At the RSA Archer Summit in Phoenix this year, the theme of pioneer spirit and innovation permeated the event. Art Coviello’s opening keynote outlined the technological advancements driving business and the collective challenges across the industry. Gen. Wesley Clark highlighted the growing threats in our world. Amit Yoran articulated of how digital risk and business risk is now inseparable and Eric Erston’s call to action to transform compliance, harness risk and explore opportunity inspired us all. The sessions this year continued in the legacy of previous Summits sharing best practices and war stories from the front line of trailblazers in our industry. The thriving city of Phoenix was the perfect backdrop for this collection of innovators.
The expansion west all started with the Louisiana purchase. This purchase was a gamble for the Thomas Jefferson administration since most of the territory was unexplored. It was mainly driven by the protection of the trade access of the Mississippi River. It was not really as strategic as it seems now – it was a tactical answer to an emerging problem. The territory had lots of potential but no one had a clear picture of the vastness and actual value. Exploiting the territory wasn’t the immediate driver – it was a tactical step and turned out to be an absolute immeasurable turning point on the future of the country and the world.
This is parallel to many companies journey to GRC and our customer’s purchase of Archer. Our customers buy Archer many times as a tactical answer to immediate needs – compliance, risk management, business continuity, IT security, Audit, etc. While there is a sense of future value, most often it is a lot of unknown and unexplored potential. Those customers that have been exploring the territory (implementing Archer) for a period of time have discovered all of the natural resources (unlocking the potential of GRC and Archer so to speak). The many new customers are just expanding their understanding of what the potential is but still need to deal with tactical issues. They all at some time stood on the bank of the Mississippi looking at the daunting task of exploration but knowing that riches and wealth are just beyond the horizon.
The Western expansion in the United States has been a journey based on technology. There are many parallels when you think of that historical perspective and the journey our customers are taking for GRC:
- Transportation evolved from trading paths leading to roads leading to trains expanding the West and forging new communities. This expansion is similar to how organizations broaden the footprint of GRC in the company breaking down silos and building channels across operational functions.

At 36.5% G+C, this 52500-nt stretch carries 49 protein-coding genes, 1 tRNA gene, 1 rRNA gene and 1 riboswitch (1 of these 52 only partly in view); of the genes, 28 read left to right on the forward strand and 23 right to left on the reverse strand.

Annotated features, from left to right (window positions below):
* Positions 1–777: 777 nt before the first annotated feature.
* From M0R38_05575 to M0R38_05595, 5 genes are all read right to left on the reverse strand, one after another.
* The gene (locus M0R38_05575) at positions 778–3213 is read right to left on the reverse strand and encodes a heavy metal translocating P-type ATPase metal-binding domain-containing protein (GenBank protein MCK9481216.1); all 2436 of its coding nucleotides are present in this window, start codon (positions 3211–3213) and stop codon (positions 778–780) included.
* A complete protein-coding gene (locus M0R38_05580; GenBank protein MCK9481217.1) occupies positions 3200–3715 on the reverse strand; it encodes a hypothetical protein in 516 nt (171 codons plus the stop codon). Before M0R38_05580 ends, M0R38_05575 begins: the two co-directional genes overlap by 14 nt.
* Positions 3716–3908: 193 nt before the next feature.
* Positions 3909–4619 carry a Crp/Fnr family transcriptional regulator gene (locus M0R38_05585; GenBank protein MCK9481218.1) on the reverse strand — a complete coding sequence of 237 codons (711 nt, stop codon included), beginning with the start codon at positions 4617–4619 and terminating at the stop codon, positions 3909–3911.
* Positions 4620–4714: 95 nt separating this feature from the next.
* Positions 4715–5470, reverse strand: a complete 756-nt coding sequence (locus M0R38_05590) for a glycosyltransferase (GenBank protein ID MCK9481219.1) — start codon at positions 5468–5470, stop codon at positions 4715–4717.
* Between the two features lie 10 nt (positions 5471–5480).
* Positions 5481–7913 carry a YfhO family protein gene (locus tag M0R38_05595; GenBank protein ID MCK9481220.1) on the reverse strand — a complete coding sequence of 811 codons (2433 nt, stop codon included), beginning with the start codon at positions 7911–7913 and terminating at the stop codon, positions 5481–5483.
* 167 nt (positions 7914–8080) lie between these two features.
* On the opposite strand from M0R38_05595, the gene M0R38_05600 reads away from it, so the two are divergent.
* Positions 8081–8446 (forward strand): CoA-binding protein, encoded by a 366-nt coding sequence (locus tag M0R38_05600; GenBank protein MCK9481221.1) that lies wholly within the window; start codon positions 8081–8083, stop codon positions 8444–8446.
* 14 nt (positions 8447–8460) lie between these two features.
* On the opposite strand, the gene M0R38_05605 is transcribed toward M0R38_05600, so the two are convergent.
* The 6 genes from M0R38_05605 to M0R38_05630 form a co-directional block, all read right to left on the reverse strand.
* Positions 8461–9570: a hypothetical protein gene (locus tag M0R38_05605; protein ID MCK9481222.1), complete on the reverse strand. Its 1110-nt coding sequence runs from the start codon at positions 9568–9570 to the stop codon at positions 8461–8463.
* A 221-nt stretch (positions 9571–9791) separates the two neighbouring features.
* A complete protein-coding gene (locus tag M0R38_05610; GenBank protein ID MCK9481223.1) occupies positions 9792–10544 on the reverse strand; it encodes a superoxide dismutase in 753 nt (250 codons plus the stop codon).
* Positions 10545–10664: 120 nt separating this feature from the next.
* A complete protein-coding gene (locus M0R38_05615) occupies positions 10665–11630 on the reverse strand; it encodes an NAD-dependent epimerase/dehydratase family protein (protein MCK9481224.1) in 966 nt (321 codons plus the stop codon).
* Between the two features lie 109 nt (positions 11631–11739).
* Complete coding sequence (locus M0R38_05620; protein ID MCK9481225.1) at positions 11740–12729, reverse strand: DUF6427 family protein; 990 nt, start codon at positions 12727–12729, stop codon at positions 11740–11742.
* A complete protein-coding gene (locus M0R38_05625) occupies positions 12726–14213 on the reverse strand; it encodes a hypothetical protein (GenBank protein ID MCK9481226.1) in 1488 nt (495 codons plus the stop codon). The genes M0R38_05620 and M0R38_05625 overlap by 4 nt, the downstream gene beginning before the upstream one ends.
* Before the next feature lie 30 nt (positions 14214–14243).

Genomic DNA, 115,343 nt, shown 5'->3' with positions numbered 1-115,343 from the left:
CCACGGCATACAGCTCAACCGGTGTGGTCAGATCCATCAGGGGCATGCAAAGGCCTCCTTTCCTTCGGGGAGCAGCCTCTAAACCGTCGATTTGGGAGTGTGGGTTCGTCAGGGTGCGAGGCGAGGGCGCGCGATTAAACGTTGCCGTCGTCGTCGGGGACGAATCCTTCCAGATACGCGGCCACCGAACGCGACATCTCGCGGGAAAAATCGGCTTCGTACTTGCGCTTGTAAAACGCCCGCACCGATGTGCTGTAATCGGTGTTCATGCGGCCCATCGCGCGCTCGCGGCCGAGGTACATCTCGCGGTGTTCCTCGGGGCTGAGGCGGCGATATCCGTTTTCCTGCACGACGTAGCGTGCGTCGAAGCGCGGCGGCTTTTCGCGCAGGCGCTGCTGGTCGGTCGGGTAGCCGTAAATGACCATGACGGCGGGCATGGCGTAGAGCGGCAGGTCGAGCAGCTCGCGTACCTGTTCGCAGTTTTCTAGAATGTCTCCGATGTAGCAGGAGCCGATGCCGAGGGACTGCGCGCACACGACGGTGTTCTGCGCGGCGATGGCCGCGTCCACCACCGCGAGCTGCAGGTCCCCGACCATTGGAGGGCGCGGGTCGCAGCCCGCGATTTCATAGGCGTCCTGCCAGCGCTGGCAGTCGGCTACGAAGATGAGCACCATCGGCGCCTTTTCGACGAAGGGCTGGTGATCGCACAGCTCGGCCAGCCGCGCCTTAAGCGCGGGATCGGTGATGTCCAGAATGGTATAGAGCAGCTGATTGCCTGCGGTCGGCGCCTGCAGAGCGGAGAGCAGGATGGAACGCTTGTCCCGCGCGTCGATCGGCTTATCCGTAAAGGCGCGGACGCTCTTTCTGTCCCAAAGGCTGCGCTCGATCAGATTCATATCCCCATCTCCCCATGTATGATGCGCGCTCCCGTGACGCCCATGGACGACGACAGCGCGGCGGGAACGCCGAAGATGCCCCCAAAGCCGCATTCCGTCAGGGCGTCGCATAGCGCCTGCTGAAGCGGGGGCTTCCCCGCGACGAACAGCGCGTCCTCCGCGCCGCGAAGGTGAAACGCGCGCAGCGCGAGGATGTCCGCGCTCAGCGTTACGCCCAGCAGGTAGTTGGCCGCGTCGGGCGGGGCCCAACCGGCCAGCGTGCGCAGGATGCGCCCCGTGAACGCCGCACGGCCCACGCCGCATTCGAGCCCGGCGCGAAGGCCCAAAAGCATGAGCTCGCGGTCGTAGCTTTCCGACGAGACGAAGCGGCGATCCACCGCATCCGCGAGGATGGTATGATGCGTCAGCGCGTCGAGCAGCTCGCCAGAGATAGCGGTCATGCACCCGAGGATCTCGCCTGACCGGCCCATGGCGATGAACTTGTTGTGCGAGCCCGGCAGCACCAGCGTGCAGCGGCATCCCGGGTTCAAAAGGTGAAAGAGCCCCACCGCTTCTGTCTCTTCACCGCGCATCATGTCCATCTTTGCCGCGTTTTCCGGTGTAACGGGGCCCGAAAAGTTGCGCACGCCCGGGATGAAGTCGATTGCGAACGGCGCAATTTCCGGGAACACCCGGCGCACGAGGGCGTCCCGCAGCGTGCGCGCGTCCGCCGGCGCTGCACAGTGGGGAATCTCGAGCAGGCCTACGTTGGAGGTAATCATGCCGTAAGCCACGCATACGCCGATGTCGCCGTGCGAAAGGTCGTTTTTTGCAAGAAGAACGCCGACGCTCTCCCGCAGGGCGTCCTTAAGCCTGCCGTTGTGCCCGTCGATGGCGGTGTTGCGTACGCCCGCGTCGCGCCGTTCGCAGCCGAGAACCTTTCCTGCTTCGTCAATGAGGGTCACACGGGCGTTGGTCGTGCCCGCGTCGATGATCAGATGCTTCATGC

- Communication technologies transitioned from messages passed along trading routes to the pony express to telegraph systems connecting towns together. Many of our customers articulate how communication and collaboration has expanded in their company through GRC.
- Homesteaders facing the wild frontier organized into small settlements then into towns and ultimately from a territory into a state. Sounds like some of the momentum we see in our customers as they develop their GRC programs from grass roots efforts to a core business discipline.
- And finally, the Wild, Wild West was transformed by the improved safety and stability from town sheriffs and escalating to US marshals and formal government. The reduction of risk made it safer to live in the West just as GRC strives to reduce risk and make it safe for the business to explore and realize new opportunities.
All of these advancements led to the country exploiting the opportunities and tapping into the natural resources of the territory. Out of that effort, we saw the result – Phoenix, a thriving modern city.
At the Summit, we used these concepts to bring our customers together through the many personas that made the expansion West possible.
- Sheriffs – Risk and Security people
- Gunslingers – Technical administrators
- Trailblazers – special designees for those people responsible for bringing Archer into a company and program sponsors
- Prospectors – those evaluating Archer and GRC
- Homesteaders – Compliance people representing most often the first people to embark on the GRC journey
These personas helped our customers connect with like-minded explorers of the GRC landscape and highlighted the different roles it takes to create a settlement, organize into a territory and achieve statehood. In other words, the many different skills and expertise it takes to make GRC a success in an organization.
This was my sixth Archer Summit. Each year, I am amazed at the growth (we had over 1,000 people this year), the level of sophistication and the amazing openness of our customers to help each other conquer the challenging frontier of GRC. As I tried to tweet out highlights, as soon as I heard one great quote to tweet, a customer would offer up another nugget of insight. It was a constant flow of information and a great week. Thanks to all of our customers for participating in such a wonderful, open community and sharing your knowledge as we all continue exploring the land of Opportunity.